This research project is in progress. PCORI will post the research findings on this page within 90 days after the results are final.
What is the research about?
Sleep apnea is a common health problem in which the upper airway becomes blocked during sleep. It can cause snoring and disrupt breathing. People with sleep apnea may feel sleepy during the day. They may also have a hard time concentrating. Sleep apnea can make other health problems, like high blood pressure or diabetes, worse.
People who have a traumatic brain injury, or TBI, often have sleep apnea. Bumps or jolts to the head from accidents, combat duty, or other incidents can cause TBI. People with TBI often have headaches, nausea, dizziness, confusion, and mood changes. They may also have a hard time remembering things or focusing. Sleep apnea can make TBI symptoms worse and make recovery difficult.
Sleep apnea is treatable once it’s found. In this study, the research team is comparing different ways of screening and diagnosing sleep apnea in patients who are getting treatment for TBI.
Who can this research help?
Results from this study can help doctors who treat TBI and their patients identify sleep apnea so they can treat it.
What is the research team doing?
The research team is working with 259 patients with moderate to severe TBI. All patients are receiving inpatient TBI rehabilitation. First, the team is comparing two ways to screen patients for sleep apnea. All patients wear a wrist band that monitors their sleep. Clinic staff give all patients or their family members three different surveys about symptoms that might mean a patient has sleep apnea. The research team is comparing the survey results and the wrist band results. The team wants to see how well each method works to find people with TBI who are at risk for sleep apnea.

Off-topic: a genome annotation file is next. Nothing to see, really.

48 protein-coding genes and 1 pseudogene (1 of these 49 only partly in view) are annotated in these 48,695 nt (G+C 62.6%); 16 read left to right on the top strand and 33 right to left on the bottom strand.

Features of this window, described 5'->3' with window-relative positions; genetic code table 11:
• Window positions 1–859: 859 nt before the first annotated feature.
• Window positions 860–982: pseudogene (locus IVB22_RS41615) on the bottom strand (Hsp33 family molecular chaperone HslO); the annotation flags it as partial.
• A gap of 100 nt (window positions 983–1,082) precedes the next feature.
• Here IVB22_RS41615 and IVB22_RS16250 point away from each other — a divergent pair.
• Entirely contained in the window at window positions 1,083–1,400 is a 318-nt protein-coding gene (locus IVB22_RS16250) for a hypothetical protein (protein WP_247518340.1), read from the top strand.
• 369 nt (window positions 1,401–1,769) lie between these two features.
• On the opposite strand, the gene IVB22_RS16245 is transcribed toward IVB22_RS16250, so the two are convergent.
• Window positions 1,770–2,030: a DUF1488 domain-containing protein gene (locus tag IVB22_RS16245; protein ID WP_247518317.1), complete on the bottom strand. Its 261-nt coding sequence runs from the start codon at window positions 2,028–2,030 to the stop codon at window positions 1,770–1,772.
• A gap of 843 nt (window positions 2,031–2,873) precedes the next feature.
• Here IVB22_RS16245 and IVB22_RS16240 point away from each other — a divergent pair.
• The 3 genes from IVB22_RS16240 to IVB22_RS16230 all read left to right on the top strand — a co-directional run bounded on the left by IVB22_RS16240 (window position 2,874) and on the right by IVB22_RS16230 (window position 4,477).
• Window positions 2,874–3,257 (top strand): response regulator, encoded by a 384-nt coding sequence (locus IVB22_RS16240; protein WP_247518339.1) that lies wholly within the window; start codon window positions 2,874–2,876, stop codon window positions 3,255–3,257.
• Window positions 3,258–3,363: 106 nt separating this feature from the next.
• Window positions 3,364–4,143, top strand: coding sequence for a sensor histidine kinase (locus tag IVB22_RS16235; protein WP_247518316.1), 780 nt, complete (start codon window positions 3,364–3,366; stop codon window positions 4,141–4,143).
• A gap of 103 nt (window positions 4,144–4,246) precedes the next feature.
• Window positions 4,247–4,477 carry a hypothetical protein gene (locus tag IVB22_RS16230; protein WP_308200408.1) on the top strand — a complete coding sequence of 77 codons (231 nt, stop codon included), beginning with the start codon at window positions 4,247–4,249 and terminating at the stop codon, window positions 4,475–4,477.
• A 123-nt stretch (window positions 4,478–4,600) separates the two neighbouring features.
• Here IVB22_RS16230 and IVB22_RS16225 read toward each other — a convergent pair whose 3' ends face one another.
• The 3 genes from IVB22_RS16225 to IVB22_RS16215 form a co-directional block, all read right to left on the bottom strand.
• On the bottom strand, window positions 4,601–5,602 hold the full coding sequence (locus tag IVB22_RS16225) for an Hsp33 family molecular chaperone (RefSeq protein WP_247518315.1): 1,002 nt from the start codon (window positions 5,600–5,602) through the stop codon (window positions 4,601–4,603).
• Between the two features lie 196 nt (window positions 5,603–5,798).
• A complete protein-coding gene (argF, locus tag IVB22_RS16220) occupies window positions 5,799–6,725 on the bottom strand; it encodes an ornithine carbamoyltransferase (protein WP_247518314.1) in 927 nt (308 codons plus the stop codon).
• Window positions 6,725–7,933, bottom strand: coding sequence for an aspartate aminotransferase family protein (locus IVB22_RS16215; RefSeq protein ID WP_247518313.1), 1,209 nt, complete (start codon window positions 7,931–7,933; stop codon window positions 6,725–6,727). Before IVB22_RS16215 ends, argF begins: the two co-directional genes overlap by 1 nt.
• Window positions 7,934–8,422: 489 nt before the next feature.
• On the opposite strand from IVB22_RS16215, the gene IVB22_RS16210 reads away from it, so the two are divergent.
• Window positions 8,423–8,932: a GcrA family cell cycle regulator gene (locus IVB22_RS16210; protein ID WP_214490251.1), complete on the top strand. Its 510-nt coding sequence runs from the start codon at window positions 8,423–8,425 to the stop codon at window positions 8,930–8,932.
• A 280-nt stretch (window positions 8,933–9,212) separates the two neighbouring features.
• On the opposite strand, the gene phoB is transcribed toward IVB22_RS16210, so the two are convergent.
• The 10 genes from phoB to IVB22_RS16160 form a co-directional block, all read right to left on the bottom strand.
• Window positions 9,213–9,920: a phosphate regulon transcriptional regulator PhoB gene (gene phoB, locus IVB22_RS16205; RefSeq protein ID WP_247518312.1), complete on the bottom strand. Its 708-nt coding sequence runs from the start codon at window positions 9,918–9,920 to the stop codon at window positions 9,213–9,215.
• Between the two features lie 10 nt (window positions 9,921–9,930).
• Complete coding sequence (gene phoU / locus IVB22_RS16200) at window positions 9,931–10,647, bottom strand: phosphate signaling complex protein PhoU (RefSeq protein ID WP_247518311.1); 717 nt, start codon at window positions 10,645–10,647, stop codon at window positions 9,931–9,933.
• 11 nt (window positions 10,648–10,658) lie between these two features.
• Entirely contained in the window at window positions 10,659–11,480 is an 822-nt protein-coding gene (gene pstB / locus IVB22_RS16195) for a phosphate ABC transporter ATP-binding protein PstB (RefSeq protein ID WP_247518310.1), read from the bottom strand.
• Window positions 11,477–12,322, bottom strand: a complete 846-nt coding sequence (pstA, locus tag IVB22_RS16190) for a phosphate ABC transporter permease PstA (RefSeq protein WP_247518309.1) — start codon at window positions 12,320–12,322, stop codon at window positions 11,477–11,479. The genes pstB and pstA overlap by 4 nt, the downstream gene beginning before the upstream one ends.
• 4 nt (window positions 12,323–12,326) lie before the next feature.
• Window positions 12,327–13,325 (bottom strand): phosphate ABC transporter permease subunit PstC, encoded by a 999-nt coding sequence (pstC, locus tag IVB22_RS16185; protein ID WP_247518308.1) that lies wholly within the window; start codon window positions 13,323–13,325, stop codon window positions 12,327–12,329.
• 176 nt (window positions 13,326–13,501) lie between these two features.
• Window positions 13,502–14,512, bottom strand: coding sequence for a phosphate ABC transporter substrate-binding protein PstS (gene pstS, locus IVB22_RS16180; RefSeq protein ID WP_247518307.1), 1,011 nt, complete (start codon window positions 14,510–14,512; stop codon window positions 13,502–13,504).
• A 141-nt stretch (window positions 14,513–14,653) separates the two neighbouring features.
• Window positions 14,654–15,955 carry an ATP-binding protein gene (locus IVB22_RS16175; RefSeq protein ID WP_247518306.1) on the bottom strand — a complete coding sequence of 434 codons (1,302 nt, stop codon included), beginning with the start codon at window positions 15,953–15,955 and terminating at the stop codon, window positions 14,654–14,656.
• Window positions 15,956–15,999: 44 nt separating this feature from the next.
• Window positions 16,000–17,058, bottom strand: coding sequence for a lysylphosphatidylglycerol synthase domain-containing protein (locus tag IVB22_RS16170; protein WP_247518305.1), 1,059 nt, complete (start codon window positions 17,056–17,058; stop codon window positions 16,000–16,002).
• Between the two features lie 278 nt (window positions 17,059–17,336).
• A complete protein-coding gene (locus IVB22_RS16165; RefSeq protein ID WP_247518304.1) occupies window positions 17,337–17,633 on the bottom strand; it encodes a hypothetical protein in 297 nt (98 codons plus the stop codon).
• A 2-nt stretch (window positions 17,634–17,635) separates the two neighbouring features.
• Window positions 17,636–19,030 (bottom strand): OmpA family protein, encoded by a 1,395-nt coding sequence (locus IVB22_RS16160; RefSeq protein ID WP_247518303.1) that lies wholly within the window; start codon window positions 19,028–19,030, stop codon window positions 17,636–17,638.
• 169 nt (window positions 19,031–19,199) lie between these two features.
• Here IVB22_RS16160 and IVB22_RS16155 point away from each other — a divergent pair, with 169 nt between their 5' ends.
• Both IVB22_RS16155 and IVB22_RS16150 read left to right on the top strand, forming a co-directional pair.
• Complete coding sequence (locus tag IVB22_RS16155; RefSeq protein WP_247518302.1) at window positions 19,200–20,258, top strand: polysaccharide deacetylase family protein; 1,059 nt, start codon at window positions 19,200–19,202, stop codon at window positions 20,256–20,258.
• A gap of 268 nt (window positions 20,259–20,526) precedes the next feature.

To diagnose sleep apnea, the team is using two types of sleep study—one that uses portable equipment and one that has a technician who monitors the patient’s sleep during the night. All patients in the study get both types of monitoring. The team is looking at the sleep study results to see how well each sleep study type works to identify sleep apnea, including how severe it is, in people getting treatment for TBI.
People with TBI, caregivers, and policy makers worked with the research team to plan the study.
Research methods at a glance
- No information provided by awardee
Other Stakeholder Partners
- Joel Scholten, MD, National Director, Physical Medicine and Rehabilitation Services, Veterans Health Administration
- Sidney R. Hinds II, MD, COL, MC, USA; DoD Brain Health Research Program Coordinator, Blast Injury Research Program Coordinating Office
- Medical Advisor to the Principal Assistant for Research and Technology, United States Army Medical Research and Material Command
- Joseph "Pepper" Coulter, Stakeholder
- Jill Coulter, Stakeholder